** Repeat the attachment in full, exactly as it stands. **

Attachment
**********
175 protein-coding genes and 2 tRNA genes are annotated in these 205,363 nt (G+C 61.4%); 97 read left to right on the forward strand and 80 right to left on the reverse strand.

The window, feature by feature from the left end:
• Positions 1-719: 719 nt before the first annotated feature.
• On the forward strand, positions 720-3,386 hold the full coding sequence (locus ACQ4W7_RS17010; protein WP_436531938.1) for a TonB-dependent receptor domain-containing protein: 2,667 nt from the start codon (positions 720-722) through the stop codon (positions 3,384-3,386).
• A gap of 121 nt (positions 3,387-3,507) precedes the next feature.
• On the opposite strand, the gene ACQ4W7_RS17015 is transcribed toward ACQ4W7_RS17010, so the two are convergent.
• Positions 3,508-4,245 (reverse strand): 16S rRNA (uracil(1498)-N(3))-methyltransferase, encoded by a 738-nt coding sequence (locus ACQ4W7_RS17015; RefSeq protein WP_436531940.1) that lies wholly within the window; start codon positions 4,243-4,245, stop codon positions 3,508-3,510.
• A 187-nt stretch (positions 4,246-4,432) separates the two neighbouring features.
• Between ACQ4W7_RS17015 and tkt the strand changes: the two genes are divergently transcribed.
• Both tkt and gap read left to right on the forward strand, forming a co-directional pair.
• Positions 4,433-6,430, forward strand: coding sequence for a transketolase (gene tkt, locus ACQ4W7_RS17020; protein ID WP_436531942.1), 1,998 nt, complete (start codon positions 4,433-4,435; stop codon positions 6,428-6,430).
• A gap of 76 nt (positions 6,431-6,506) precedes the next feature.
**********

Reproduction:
175 protein-coding genes and 2 tRNA genes are annotated in these 205,363 nt (G+C 61.4%); 97 read left to right on the forward strand and 80 right to left on the reverse strand.

The window, feature by feature from the left end:
• Positions 1-719: 719 nt before the first annotated feature.
• On the forward strand, positions 720-3,386 hold the full coding sequence (locus ACQ4W7_RS17010; protein WP_436531938.1) for a TonB-dependent receptor domain-containing protein: 2,667 nt from the start codon (positions 720-722) through the stop codon (positions 3,384-3,386).
• A gap of 121 nt (positions 3,387-3,507) precedes the next feature.
• On the opposite strand, the gene ACQ4W7_RS17015 is transcribed toward ACQ4W7_RS17010, so the two are convergent.
• Positions 3,508-4,245 (reverse strand): 16S rRNA (uracil(1498)-N(3))-methyltransferase, encoded by a 738-nt coding sequence (locus ACQ4W7_RS17015; RefSeq protein WP_436531940.1) that lies wholly within the window; start codon positions 4,243-4,245, stop codon positions 3,508-3,510.
• A 187-nt stretch (positions 4,246-4,432) separates the two neighbouring features.
• Between ACQ4W7_RS17015 and tkt the strand changes: the two genes are divergently transcribed.
• Both tkt and gap read left to right on the forward strand, forming a co-directional pair.
• Positions 4,433-6,430, forward strand: coding sequence for a transketolase (gene tkt, locus ACQ4W7_RS17020; protein ID WP_436531942.1), 1,998 nt, complete (start codon positions 4,433-4,435; stop codon positions 6,428-6,430).
• A gap of 76 nt (positions 6,431-6,506) precedes the next feature.